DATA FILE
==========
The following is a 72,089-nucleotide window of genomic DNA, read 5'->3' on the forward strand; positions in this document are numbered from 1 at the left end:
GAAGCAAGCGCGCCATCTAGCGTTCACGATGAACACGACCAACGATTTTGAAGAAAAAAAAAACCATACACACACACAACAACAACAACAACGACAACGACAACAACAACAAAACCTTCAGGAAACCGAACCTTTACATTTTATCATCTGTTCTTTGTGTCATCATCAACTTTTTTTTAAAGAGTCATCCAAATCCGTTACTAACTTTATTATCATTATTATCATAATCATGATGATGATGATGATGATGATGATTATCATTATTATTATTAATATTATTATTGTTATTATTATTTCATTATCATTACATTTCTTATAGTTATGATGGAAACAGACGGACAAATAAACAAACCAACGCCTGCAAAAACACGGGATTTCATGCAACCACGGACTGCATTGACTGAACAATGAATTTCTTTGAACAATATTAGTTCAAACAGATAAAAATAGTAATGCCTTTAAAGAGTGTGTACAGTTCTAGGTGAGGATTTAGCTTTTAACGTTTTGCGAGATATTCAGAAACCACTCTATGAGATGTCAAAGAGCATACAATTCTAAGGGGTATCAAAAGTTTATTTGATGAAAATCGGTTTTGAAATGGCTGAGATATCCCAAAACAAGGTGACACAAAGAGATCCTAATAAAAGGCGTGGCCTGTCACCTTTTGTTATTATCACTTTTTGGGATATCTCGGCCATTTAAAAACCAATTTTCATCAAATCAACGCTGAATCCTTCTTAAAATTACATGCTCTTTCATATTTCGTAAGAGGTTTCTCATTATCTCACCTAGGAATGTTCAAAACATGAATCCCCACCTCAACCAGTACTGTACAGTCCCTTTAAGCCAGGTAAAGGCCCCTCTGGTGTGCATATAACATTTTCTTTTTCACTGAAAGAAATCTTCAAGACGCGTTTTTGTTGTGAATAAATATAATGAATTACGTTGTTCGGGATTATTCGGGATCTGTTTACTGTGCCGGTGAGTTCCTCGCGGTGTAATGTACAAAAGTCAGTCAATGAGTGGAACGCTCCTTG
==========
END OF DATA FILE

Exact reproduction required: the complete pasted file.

The following is a 72,089-nucleotide window of genomic DNA, read 5'->3' on the forward strand; positions in this document are numbered from 1 at the left end:
GAAGCAAGCGCGCCATCTAGCGTTCACGATGAACACGACCAACGATTTTGAAGAAAAAAAAAACCATACACACACACAACAACAACAACAACGACAACGACAACAACAACAAAACCTTCAGGAAACCGAACCTTTACATTTTATCATCTGTTCTTTGTGTCATCATCAACTTTTTTTTAAAGAGTCATCCAAATCCGTTACTAACTTTATTATCATTATTATCATAATCATGATGATGATGATGATGATGATGATTATCATTATTATTATTAATATTATTATTGTTATTATTATTTCATTATCATTACATTTCTTATAGTTATGATGGAAACAGACGGACAAATAAACAAACCAACGCCTGCAAAAACACGGGATTTCATGCAACCACGGACTGCATTGACTGAACAATGAATTTCTTTGAACAATATTAGTTCAAACAGATAAAAATAGTAATGCCTTTAAAGAGTGTGTACAGTTCTAGGTGAGGATTTAGCTTTTAACGTTTTGCGAGATATTCAGAAACCACTCTATGAGATGTCAAAGAGCATACAATTCTAAGGGGTATCAAAAGTTTATTTGATGAAAATCGGTTTTGAAATGGCTGAGATATCCCAAAACAAGGTGACACAAAGAGATCCTAATAAAAGGCGTGGCCTGTCACCTTTTGTTATTATCACTTTTTGGGATATCTCGGCCATTTAAAAACCAATTTTCATCAAATCAACGCTGAATCCTTCTTAAAATTACATGCTCTTTCATATTTCGTAAGAGGTTTCTCATTATCTCACCTAGGAATGTTCAAAACATGAATCCCCACCTCAACCAGTACTGTACAGTCCCTTTAAGCCAGGTAAAGGCCCCTCTGGTGTGCATATAACATTTTCTTTTTCACTGAAAGAAATCTTCAAGACGCGTTTTTGTTGTGAATAAATATAATGAATTACGTTGTTCGGGATTATTCGGGATCTGTTTACTGTGCCGGTGAGTTCCTCGCGGTGTAATGTACAAAAGTCAGTCAATGAGTGGAACGCTCCTTG